Thursday 29 September 2016

Bloodborne review: Attack is the new defence

Published 01/04/2015 | 22:07

Bloodborne: Superlative Gothic horror
Bloodborne: Superlative Gothic horror

ONLY masochists need apply. Surely, those were first words written into the design document for Bloodborne (and its close progenitors, the Demon/Dark Souls series).

Bloodborne (PS4); rating: 9/10; age: 16+

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Yet if you were expecting Bloodborne to be nothing more than a hardened Dark Souls 3, think again. With Demon’s Souls in 2009, Hidetaka Miyazaki set the template for maddeningly difficult yet fantastically rewarding third-person combat adventures.

Bloodborne wastes little time in convincing the player there will be no mercy – death is pretty much inevitable inside the first couple of minutes of gameplay. But what’s different here takes a little while to become clear as Miyazaki very slowly pulls back the curtain on his latest Gothic horror show.

Dropped into a murky Victorian nightmare, you’re spoon-fed few clues as to the true nature of the plague that has turned the townsfolk into an aggressive mob and unleashed beasts from hell. Just as puzzling are the very mechanics of gameplay, with no explanation of combat, healing or levelling up. So far, so Souls.

Bloodborne: He's terrifyingly huge but easier than he looks to bring down
Bloodborne: He's terrifyingly huge but easier than he looks to bring down

Then you begin to notice that brutal attack is the new defence. Bloodborne hands you a gun to dual-wield with a blade – but your bullets inflict scant damage and they’re scarcer than hen’s teeth. Instead, the gun functions somewhat like a shield – you can interrupt an enemy’s attack animation with one bullet at close range, opening a golden opportunity to counter with your blade of choice.

Next you realise that you can recoup a chunk of your health bar if you damage within seconds the enemy who just assailed you.

Together, these two crucial planks of gameplay form a new foundation on which Miyazaki builds a much faster rhythm of gory combat. Patient observation of enemy patterns remains a prerequisite for almost every encounter – especially the epic bosses. But in place of Souls-style wars of attrition, you’re encouraged to go toe to toe with many of the lesser foes – diving in with a roll or a lunge, firing off a disruptive blast and hacking merrily at your target.

It’s hardly Dynasty Warriors and it’s desperately easy to misjudge your counters in tight areas. But it means Bloodborne feels far less like a slog than Souls often did.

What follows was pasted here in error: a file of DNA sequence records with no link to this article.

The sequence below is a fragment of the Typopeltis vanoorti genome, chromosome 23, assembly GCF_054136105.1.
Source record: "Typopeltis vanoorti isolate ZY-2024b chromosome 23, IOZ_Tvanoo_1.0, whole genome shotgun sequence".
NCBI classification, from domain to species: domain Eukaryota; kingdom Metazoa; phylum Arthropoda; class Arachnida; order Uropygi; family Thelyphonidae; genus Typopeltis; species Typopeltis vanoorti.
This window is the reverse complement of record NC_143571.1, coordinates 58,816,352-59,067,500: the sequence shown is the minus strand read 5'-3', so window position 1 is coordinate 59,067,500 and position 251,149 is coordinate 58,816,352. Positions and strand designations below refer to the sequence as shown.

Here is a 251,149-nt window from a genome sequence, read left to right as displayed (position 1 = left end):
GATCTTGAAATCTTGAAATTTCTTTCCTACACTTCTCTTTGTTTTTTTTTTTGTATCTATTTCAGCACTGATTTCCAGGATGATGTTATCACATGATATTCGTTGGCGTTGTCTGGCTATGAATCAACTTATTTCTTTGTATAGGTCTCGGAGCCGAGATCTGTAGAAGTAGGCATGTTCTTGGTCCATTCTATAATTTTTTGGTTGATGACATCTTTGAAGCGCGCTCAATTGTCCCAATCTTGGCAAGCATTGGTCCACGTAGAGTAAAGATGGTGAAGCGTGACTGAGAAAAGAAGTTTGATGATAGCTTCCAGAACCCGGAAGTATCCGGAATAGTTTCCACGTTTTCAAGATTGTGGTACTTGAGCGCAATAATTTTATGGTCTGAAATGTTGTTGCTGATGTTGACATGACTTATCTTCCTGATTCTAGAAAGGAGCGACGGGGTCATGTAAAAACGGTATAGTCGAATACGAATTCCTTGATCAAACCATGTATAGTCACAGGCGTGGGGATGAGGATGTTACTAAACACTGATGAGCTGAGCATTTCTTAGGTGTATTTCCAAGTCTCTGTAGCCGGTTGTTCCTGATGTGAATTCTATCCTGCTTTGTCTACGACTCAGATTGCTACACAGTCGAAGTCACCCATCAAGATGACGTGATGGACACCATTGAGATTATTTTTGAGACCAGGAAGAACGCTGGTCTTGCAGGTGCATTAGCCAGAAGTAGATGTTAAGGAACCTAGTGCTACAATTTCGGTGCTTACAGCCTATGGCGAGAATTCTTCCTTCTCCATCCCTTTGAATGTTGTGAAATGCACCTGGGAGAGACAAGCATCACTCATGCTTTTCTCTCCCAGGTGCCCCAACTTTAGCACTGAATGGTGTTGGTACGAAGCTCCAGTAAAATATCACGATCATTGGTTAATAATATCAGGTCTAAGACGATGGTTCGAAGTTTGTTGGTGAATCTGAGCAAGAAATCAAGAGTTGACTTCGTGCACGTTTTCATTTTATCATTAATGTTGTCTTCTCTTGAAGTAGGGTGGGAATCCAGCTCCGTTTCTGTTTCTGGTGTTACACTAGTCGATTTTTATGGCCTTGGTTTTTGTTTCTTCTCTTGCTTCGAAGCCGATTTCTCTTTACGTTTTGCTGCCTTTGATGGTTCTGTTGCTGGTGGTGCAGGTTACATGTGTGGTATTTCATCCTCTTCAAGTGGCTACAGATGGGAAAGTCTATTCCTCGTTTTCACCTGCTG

Bloodborne: Be afraid, be very afraid
Bloodborne: Be afraid, be very afraid

Still, though, the concessions to namby-pamby modern gaming are virtually nil. You will die, very, very frequently. Gallingly, checkpoints lie miles apart, costing you up to 20 minutes of a repeat performance if you’re cut down before reaching one of the lamps that signify a spawn point.

Cleverly, though, the geography of Bloodborne is such that you regularly unlock shortcuts that bypass great swathes of the angry mob when you’re respawning after yet another death. Having drained each area of potions and the like, it’s often easiest just to sprint past many enemies to regain your previous position after a respawn.

With fewer weapons and character-levelling permutations than before, Bloodborne may seem like a retrograde step from Souls. Yet it never lacks for flexibility, at least in the first playthrough.

Visually, the grim vistas and grotesque cast give good horror but the PS4 has seen better. The unnerving audio steps up instead to foster Bloodborne’s scariest moments, generating untold dread as an unearthly growl heralds a deadlier beast in your path.

Bloodborne: A boss, a very, very big boss
Bloodborne: A boss, a very, very big boss

You will face many moments where the difficulty appears set too high. Bloody-minded perseverance usually wins out but, if all else fails, co-op multiplayer is always an option. There’s no guarantee of help – and PvP sometimes results – but if you successfully request assistance from another player, fighting a tough enemy together has a peculiar satisfaction in a resolutely punishing solo game.

As a side dish to the main banquet, Bloodborne also serves up randomised dungeons of increasing difficulty. They might feel a bit repetitive at times but if you can’t get enough of the action, they function well as a palate-cleanser before diving back into the fray of the central storyline.

Every Bloodborne reviewer mentions the energy-sapping load times between levels, with good reason. For a game that predicates its action on heavy repetition and frequent deaths, it’s nigh-on unforgiveable. Staring at a black screen for up to 40 seconds each occasion loses its appeal after the first 100 times. Perhaps a patch will help but it’s unlikely.

Miyazaki may acquire a wider fanbase with Bloodborne but it will still be an uphill struggle. The game has no truck with leniency, no room for casual players, no tolerance for quitters. You commit to mastering its systems – or you fail. There is no easy mode.

But those who throw themselves in without looking back will find with a rich, deep world that handsomely rewards every pint of blood, sweat and tears you donate.

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